Not really. I was aware of it being a potentially good environment for me, but I wasn’t chasing anything specifically. And when they came to me with this I had my reservations just because it is such a profound commitment, and she’s tough, this Carrie Mathison lady. I didn’t know if I wanted to be tortured for a decade. But as distressed as she is, she’s also really, really fascinating, and I don’t have many opportunities to play people this surprising and this complex. She’s a nutter. But, I was joking with Alex Gansa [one of the creators], and he said, “Can you believe what we’ve asked you to do this season?” and I said “No, I feel like somebody on Canal Street with a trench coat full of watches, like, “What do you want? I got this I got that I got this I got that.” I get to experiment with a lot of different kinds of acting. Just that diversity is really exciting. She’s really tough. This season kind of kicked my ass; I was exhausted by the end of it, but it was also a lot of fun.
You say she’s a nutter, but are we actually going to get to see more of her mental illness?
Crazy Carrie, yeah. She does actually get sick, that I will say. So she’s not just kind of pill popping. I’m glad, because it’s not a gimmick and they really did explore it. That stuff has always interested me, people who are wired in a different way; I find it really compelling.
My So-Called Life has had such a long afterlife. Did that make you think more seriously about the next TV project you did?
You know, I love the show and I’m still very close with Winnie who wrote it and the two Devons who were in it. It was a momentous event for me, and so I don’t feel dogged by it and I’m incredibly flattered that it continues to resonate. I loved Saved By the Bell, but it wasn’t like that; it was a very special show. I’m not remotely embarrassed by it. I got a little bit annoyed when people were saying that, you know, Carrie Mathison is just Angela Chase grown up. That is preposterous.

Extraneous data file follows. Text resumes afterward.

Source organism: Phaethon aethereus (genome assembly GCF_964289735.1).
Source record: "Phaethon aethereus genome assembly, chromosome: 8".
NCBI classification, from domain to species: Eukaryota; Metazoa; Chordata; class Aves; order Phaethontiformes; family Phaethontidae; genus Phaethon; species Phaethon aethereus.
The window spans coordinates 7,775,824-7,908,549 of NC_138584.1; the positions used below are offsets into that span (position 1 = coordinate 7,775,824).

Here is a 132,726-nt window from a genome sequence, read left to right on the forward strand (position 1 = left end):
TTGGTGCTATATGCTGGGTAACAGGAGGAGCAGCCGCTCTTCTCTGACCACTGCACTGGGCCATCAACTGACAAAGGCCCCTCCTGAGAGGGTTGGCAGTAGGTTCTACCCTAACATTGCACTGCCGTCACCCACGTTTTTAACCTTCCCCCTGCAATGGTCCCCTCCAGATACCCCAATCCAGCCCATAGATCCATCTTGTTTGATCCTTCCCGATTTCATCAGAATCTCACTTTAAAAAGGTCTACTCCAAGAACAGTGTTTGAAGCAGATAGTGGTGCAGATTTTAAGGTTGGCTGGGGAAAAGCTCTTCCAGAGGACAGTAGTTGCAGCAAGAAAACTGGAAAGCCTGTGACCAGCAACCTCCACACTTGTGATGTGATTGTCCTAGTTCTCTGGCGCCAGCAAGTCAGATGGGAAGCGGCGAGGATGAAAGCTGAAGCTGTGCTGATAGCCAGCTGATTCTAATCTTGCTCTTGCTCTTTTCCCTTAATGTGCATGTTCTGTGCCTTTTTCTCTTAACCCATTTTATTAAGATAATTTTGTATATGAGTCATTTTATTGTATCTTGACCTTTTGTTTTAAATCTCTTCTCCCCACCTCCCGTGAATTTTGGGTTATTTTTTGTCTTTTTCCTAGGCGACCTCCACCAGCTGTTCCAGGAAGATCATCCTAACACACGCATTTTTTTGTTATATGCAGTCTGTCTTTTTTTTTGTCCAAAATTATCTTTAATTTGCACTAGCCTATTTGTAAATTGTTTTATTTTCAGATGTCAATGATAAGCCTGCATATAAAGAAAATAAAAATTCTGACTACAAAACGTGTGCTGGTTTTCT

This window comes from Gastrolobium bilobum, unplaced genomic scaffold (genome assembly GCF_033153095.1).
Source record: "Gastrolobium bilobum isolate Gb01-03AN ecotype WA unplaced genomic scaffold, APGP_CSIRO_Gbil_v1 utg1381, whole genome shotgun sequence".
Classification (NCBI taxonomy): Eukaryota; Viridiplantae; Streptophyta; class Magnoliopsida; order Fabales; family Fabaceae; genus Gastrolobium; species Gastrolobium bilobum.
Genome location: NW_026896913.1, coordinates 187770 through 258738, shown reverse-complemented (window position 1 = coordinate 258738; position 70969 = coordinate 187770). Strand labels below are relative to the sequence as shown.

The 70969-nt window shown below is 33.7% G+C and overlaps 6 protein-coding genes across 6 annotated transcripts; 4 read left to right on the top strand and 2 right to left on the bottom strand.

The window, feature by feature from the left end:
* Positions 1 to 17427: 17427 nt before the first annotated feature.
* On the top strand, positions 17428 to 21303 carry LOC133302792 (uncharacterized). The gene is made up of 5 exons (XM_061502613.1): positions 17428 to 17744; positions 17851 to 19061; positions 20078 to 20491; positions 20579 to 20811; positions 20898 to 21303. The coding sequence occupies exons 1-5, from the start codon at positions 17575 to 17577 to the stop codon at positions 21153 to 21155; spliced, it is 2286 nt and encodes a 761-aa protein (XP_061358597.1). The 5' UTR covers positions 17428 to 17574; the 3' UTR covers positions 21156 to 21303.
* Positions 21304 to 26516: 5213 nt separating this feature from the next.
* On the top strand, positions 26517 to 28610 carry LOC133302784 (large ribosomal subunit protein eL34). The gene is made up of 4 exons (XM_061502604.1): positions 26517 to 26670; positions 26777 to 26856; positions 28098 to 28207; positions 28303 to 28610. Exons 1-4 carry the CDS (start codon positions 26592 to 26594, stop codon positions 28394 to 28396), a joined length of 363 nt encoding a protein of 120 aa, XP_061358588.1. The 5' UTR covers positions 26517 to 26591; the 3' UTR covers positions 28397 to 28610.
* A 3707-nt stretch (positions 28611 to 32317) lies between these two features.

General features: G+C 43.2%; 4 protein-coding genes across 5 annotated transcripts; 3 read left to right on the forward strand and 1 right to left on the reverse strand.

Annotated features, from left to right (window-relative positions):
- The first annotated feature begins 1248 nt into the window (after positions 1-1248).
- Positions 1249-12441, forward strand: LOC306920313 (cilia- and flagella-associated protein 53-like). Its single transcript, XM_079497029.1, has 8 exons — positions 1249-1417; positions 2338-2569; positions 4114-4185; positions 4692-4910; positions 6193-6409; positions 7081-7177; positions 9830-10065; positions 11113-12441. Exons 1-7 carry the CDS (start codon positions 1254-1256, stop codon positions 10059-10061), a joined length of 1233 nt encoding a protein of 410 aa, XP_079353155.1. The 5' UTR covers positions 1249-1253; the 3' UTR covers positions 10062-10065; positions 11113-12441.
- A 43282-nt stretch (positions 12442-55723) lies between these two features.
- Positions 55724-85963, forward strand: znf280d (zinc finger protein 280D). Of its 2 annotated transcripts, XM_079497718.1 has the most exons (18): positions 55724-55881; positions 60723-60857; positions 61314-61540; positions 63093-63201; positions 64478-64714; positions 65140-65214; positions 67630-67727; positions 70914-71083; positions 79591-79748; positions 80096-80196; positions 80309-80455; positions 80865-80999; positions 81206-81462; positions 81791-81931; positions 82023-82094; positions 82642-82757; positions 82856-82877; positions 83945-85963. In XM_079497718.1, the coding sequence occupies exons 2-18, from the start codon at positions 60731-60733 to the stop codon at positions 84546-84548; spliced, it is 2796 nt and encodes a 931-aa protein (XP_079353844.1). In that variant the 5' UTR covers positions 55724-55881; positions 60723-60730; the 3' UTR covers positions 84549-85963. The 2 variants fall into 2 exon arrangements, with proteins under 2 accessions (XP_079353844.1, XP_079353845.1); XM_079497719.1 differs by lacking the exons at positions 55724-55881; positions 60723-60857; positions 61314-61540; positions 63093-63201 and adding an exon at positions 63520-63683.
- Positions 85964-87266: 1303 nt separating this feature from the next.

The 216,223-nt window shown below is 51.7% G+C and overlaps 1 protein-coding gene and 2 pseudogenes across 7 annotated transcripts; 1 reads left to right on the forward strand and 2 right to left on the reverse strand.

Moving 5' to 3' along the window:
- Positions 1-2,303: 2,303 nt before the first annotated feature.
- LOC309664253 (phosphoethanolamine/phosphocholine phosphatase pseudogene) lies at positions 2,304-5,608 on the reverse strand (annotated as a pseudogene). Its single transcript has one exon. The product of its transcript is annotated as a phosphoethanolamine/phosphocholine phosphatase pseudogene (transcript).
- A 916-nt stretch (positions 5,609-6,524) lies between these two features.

Were you surprised about the extent to which romance has been a part of the show?
No, I knew there was definitely going to be an element of that. Any story is better with a little love in it, right?
I think so. I like that story line a lot.
Yeah, I mean you’re a girl.
But Carrie cares about her job tremendously. Do you think she really would have started sleeping with Brody, a guy she thinks is a terrorist?
Well, I’d say it’s complicated, because yes, she is dead serious about her job. It’s the only thing in her life that seems to have any value. But they both kind of recognize each other; it’s kind of Casablanca, you know.
Damian Lewis, who plays Brody, also described it as Casablanca like. Was that how it was described to you guys?
Yeah, Alex started talking about it in those terms. They’re very isolated; they’re broken in similar ways and for similar reasons. There aren’t many people who have that kind of reference. I think they do kind of fall in love. I think it’s surprisingly real, and still all the other stuff is also true. It’s perfectly fucked up.
You curse wonderfully on the show.
Oh God, I’m cursing so much more! Hugh is so embarrassed because I’m saying fuck left, right, and center. It’s a bad habit! It’s very enjoyable to do. I take great pleasure in it. It’s probably why I’m at all capable.